Anybody who laments the decline of the public library should look to Tianjin, China, where a gleaming new ziggurat has attracted more than 1.8 million visitors since it opened in October 2017. It helps that the nearly 363,000-sq.-ft. facility, designed by Dutch firm MVRDV, looks like something out of a sci-fi movie, replete with stark white interiors and terraced shelves that cascade from floor to ceiling. All told, it has the capacity to hold more than 1.35 million books—although some feature embossed aluminum plates that mimic actual tomes, prompting criticism that the stunning space is, as one headline put it, “more fiction than books.” Nonetheless, Binhai Library remains one of China’s buzziest new attractions, which could help improve the country’s already high adult literacy rate. It’s a “social space that also promotes reading and inspiration,” says Winy Maas, a director at MVRDV. —Casey Quackenbush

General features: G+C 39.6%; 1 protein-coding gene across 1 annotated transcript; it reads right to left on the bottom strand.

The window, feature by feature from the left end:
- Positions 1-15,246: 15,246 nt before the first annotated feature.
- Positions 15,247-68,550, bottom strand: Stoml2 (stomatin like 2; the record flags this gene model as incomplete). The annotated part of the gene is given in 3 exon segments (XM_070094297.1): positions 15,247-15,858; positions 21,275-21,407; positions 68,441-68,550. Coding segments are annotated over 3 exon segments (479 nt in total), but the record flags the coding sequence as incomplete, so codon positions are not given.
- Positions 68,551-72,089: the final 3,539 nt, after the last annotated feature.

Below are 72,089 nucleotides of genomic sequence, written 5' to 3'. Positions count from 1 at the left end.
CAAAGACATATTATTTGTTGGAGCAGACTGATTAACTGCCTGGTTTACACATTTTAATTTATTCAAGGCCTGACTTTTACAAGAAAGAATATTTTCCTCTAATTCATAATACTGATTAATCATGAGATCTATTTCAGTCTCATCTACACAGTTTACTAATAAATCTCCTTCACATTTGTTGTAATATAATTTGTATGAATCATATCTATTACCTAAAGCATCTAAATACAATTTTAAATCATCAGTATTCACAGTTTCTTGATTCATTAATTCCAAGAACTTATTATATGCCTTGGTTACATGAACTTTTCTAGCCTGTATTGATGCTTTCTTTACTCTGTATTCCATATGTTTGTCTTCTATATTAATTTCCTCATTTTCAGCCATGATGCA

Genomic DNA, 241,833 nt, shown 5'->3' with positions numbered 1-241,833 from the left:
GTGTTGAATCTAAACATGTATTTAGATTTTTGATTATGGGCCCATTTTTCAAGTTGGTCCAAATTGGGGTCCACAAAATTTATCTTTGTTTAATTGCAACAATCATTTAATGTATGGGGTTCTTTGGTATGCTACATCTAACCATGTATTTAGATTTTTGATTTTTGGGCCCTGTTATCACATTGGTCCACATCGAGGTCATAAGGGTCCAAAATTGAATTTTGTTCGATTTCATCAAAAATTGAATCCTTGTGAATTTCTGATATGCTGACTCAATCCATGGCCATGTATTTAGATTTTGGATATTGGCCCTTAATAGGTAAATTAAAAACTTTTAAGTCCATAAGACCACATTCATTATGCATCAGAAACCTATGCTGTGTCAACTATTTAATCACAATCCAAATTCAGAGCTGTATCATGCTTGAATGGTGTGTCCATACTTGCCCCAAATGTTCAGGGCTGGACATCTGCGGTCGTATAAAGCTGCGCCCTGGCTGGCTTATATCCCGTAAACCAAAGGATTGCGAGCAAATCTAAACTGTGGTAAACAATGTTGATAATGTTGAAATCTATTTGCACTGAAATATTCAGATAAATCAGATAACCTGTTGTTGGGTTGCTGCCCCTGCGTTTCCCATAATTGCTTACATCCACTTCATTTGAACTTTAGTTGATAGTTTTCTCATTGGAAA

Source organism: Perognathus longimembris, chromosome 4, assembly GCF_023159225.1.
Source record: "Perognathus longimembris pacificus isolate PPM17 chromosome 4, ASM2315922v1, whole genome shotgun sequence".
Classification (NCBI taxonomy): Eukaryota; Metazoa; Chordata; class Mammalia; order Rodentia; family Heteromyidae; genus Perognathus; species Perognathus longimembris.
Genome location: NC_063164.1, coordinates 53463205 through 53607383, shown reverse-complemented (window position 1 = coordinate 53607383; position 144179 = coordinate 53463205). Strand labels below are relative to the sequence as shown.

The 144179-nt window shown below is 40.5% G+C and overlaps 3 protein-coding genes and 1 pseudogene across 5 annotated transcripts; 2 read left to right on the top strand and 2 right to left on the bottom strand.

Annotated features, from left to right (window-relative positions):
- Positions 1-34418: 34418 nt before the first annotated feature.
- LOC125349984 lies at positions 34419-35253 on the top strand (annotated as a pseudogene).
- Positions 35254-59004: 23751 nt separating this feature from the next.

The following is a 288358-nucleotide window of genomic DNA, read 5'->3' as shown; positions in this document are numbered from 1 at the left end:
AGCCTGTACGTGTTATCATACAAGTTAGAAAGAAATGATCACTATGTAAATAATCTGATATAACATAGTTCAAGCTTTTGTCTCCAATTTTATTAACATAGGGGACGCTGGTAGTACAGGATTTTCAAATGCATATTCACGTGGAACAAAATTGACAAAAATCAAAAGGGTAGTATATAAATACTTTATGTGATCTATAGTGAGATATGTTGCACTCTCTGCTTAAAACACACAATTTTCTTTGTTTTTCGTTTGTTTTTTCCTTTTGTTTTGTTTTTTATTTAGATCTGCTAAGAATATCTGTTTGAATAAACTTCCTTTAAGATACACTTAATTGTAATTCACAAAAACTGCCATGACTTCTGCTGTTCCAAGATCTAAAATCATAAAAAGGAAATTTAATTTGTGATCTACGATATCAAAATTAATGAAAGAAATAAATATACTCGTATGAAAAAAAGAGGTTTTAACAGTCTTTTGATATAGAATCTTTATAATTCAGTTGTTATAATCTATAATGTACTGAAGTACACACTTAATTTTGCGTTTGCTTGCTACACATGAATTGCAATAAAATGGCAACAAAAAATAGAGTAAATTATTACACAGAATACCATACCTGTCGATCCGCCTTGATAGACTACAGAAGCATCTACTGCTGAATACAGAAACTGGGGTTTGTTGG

Correction Sept. 25
The original version of this story misstated the status of China's adult literacy rate. China has a high adult literacy rate (95.1% according to UNICEF), not a low adult literacy rate.